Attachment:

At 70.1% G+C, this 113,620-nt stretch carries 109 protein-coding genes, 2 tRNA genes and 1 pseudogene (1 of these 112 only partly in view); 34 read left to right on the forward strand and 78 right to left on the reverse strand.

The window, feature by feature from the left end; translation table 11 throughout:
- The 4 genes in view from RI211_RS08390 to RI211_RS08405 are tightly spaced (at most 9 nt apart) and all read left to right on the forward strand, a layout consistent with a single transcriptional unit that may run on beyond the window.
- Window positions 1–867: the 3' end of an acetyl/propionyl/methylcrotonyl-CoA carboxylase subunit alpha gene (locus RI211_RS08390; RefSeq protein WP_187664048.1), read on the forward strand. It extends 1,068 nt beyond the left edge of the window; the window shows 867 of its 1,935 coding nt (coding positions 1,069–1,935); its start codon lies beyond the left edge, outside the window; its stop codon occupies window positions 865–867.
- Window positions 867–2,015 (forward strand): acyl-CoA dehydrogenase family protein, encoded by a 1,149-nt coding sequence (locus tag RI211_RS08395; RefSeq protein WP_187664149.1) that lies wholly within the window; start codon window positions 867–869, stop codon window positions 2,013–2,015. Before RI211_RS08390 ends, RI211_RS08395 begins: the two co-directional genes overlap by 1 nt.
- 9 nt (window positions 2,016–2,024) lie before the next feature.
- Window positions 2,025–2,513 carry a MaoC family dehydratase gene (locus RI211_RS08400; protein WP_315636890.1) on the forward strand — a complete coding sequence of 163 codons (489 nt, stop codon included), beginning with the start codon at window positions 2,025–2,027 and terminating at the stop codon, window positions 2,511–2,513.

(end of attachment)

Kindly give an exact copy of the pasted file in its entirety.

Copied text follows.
At 70.1% G+C, this 113,620-nt stretch carries 109 protein-coding genes, 2 tRNA genes and 1 pseudogene (1 of these 112 only partly in view); 34 read left to right on the forward strand and 78 right to left on the reverse strand.

The window, feature by feature from the left end; translation table 11 throughout:
- The 4 genes in view from RI211_RS08390 to RI211_RS08405 are tightly spaced (at most 9 nt apart) and all read left to right on the forward strand, a layout consistent with a single transcriptional unit that may run on beyond the window.
- Window positions 1–867: the 3' end of an acetyl/propionyl/methylcrotonyl-CoA carboxylase subunit alpha gene (locus RI211_RS08390; RefSeq protein WP_187664048.1), read on the forward strand. It extends 1,068 nt beyond the left edge of the window; the window shows 867 of its 1,935 coding nt (coding positions 1,069–1,935); its start codon lies beyond the left edge, outside the window; its stop codon occupies window positions 865–867.
- Window positions 867–2,015 (forward strand): acyl-CoA dehydrogenase family protein, encoded by a 1,149-nt coding sequence (locus tag RI211_RS08395; RefSeq protein WP_187664149.1) that lies wholly within the window; start codon window positions 867–869, stop codon window positions 2,013–2,015. Before RI211_RS08390 ends, RI211_RS08395 begins: the two co-directional genes overlap by 1 nt.
- 9 nt (window positions 2,016–2,024) lie before the next feature.
- Window positions 2,025–2,513 carry a MaoC family dehydratase gene (locus RI211_RS08400; protein WP_315636890.1) on the forward strand — a complete coding sequence of 163 codons (489 nt, stop codon included), beginning with the start codon at window positions 2,025–2,027 and terminating at the stop codon, window positions 2,511–2,513.